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January 13, 2014

Martin Luther King Jr. Day of Service

Five Tips for Working with Children, Tweens, and Teens 

Martin Luther King Jr.

As we honor Martin Luther King Jr.’s legacy through the National Day of Service on January 20, 2014, we encourage teachers, parents and families to provide community service opportunities for children and youth.  Below are tips to help make the experience meaningful.

 

“Everybody can be great…because anybody can serve. You don’t have to have a college degree to serve. You don’t have to make your subject and verb agree to serve. You only need a heart full of grace. A soul generated by love.”

—Martin Luther King Jr.

 

1.     Generate service learning ideas from children and youth.

Engage young people in a discussion and brainstorming session about their community, encouraging them to think critically about its most important assets and what areas need more support. The more buy-in youth have from the beginning, the more investment they will have in the project, and it will have a more lasting effect on them and their communities.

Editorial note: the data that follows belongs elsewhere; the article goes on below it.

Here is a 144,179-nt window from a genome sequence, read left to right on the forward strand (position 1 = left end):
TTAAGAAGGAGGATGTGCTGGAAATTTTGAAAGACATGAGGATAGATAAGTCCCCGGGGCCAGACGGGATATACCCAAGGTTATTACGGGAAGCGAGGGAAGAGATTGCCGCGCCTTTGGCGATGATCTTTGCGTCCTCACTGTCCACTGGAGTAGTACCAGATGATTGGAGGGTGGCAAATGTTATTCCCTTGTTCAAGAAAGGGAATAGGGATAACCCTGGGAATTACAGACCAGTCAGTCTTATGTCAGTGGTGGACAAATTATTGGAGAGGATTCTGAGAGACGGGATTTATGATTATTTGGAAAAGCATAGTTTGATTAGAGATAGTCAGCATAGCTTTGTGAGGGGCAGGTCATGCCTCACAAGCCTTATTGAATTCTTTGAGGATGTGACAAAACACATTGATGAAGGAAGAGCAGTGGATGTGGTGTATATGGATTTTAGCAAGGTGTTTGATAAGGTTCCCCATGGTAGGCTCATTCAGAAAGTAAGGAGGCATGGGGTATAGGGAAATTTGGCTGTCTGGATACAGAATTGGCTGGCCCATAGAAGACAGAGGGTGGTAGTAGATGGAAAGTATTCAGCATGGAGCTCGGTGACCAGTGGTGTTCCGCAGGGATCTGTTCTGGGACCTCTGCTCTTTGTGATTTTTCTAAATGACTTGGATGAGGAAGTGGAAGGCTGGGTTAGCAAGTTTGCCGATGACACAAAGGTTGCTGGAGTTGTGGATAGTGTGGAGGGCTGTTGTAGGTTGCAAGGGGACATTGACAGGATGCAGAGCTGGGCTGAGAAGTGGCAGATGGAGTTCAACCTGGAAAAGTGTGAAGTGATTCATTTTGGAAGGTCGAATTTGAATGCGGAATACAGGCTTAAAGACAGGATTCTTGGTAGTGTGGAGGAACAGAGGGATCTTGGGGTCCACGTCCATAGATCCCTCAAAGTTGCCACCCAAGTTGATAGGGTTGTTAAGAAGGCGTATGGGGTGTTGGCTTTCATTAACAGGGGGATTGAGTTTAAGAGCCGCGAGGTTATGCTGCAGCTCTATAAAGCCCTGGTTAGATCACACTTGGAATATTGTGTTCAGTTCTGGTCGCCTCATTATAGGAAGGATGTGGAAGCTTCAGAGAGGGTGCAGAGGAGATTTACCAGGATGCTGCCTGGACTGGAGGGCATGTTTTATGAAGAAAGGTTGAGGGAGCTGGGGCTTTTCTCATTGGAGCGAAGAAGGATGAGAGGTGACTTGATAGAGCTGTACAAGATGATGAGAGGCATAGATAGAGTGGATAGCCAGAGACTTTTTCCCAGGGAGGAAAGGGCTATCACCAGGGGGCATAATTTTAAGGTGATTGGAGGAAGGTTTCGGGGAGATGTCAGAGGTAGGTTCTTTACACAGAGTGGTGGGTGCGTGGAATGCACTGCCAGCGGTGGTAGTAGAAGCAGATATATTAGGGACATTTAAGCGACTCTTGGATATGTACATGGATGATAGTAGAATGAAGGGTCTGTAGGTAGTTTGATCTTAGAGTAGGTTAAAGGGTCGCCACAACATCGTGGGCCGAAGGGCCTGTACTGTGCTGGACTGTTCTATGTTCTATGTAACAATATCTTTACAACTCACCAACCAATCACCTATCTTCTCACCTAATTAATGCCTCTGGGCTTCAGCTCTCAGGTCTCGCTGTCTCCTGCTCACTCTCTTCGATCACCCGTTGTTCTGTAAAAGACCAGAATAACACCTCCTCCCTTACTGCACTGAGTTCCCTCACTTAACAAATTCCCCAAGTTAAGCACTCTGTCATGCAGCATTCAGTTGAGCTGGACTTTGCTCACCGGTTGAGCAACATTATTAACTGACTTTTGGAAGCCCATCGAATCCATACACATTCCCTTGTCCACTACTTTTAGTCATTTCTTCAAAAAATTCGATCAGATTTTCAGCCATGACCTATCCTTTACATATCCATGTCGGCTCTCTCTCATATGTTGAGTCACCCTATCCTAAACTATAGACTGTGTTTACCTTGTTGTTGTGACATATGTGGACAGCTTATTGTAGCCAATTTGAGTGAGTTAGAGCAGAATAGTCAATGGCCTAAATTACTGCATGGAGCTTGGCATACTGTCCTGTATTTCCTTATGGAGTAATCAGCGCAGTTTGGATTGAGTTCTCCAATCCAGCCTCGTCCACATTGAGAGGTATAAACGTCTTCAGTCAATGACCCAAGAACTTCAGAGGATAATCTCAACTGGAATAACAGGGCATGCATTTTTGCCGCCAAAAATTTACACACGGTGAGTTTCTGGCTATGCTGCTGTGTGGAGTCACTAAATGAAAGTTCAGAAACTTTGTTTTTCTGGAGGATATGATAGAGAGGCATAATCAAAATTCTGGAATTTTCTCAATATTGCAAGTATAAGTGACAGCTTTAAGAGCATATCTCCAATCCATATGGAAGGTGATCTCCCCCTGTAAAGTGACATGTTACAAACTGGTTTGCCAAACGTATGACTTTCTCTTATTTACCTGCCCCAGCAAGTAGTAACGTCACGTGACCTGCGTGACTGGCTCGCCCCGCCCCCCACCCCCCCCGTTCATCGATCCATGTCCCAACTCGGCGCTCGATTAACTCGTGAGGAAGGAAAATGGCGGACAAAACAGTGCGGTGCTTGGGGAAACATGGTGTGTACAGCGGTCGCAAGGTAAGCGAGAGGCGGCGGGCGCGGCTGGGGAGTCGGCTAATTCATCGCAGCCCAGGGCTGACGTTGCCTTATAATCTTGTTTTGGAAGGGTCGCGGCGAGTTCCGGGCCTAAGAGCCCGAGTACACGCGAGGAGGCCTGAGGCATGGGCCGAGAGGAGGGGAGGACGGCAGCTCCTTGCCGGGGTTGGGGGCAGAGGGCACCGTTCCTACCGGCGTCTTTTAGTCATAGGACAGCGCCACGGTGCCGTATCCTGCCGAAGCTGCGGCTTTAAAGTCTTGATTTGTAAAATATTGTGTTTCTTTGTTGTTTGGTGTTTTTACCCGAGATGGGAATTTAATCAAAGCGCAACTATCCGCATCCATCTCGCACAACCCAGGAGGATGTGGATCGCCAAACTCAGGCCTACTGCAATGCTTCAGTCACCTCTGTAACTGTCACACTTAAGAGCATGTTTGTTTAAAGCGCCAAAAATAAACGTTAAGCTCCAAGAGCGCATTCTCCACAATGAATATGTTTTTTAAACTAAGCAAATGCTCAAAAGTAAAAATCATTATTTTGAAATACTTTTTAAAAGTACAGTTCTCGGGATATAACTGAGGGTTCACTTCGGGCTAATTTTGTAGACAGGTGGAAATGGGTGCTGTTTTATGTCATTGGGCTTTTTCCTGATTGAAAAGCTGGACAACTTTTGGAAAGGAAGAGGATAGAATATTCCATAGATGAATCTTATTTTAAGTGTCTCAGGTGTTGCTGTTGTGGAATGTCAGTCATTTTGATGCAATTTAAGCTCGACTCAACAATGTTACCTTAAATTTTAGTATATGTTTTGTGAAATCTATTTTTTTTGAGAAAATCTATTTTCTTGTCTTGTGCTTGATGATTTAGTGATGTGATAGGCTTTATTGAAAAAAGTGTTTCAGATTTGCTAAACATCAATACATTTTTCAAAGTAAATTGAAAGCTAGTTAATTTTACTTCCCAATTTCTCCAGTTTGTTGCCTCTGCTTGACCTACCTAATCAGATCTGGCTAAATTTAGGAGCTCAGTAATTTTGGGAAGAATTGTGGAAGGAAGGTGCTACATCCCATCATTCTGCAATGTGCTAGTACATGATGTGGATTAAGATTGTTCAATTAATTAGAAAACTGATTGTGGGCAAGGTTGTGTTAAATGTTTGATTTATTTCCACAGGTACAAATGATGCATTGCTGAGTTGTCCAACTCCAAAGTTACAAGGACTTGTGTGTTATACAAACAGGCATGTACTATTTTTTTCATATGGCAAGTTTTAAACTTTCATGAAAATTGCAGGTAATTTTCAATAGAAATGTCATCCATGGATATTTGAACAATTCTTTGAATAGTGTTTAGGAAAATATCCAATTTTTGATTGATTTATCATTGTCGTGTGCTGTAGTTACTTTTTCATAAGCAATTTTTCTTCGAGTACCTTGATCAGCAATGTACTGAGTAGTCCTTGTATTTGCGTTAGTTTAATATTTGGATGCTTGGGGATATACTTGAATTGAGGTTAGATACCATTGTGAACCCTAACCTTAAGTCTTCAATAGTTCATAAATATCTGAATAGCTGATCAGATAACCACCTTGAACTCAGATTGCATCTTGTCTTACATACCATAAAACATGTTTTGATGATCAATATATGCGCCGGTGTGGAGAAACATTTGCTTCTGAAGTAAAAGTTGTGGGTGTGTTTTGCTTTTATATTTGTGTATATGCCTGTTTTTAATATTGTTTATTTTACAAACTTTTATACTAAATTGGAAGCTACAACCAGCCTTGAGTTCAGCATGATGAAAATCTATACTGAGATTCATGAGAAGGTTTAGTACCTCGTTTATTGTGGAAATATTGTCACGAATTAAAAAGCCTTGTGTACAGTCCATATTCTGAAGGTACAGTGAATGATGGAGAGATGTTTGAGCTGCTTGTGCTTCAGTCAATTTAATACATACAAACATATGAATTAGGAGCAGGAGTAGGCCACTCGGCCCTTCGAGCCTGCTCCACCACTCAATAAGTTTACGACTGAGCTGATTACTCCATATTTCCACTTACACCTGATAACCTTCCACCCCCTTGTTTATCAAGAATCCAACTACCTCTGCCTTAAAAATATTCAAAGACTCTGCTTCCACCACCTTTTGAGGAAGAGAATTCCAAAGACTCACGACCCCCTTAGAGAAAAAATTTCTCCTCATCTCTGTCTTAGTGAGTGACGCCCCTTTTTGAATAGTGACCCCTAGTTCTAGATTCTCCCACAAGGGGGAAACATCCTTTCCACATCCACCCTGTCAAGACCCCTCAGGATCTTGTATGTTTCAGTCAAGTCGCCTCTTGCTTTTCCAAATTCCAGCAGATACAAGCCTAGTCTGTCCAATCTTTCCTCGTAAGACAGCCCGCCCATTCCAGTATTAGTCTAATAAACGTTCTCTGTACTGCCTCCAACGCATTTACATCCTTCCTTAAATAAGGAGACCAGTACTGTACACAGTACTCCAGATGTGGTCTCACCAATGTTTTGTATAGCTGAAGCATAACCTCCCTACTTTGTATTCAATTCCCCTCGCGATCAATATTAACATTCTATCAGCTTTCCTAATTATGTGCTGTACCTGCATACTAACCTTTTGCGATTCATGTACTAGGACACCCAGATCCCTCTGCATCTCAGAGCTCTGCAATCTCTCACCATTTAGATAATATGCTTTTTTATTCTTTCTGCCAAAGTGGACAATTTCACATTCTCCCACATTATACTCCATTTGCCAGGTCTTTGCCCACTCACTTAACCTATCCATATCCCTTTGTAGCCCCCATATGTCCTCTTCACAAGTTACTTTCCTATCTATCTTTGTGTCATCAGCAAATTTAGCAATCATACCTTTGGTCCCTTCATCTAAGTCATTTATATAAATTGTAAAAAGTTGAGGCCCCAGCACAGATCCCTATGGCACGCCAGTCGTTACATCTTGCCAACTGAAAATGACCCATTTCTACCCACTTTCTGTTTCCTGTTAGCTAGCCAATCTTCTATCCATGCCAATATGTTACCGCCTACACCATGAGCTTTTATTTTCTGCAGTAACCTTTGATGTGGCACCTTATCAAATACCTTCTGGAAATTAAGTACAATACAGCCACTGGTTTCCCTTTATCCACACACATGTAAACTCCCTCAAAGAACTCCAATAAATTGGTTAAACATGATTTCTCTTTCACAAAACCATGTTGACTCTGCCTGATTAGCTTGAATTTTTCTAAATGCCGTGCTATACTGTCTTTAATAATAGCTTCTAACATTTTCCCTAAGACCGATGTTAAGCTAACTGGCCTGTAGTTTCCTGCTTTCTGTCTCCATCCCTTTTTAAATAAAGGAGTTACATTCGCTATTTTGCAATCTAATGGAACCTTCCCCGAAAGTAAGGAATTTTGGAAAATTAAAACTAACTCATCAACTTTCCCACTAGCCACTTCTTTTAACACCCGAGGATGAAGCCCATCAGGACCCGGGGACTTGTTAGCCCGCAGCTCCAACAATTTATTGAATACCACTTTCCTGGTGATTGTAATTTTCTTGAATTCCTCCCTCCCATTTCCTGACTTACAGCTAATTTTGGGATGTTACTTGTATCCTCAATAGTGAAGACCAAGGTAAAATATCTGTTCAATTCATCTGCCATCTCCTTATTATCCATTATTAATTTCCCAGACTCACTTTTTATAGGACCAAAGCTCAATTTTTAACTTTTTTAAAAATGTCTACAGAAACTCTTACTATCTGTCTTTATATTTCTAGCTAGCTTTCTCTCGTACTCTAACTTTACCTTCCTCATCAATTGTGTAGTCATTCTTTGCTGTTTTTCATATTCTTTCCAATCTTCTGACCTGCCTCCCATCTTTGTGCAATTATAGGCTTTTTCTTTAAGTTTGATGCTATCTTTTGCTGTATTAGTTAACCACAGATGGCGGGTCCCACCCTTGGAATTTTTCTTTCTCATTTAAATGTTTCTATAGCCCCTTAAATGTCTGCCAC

2.     Think beyond community service to social action.

While it is important for youth to help others, the experience will have more meaning if they see the big picture.  It is one thing to spend a few hours at a homeless shelter distributing lunch;  take the service project to another level by helping young people understand why people are homeless and what they can do about it.  Engage youth in social-action strategies, such as writing letters; social media campaigns, including online petitions and donations; engaging in advocacy to get a law or bill passed; creating PSAs (public service announcements); and delivering speeches.

 

3.     Use the experience as an opportunity to build empathy.

Service provides a rich opportunity for youth to develop empathy for others, especially those who are in need.  As they are serving, make sure young people see the complexity and humanity in the people they serve.  Prepare children for the experience by answering their questions, listening to their fears and dispelling their misconceptions.

 

4.     Be aware of bias-related language and be careful not to perpetuate stereotypes.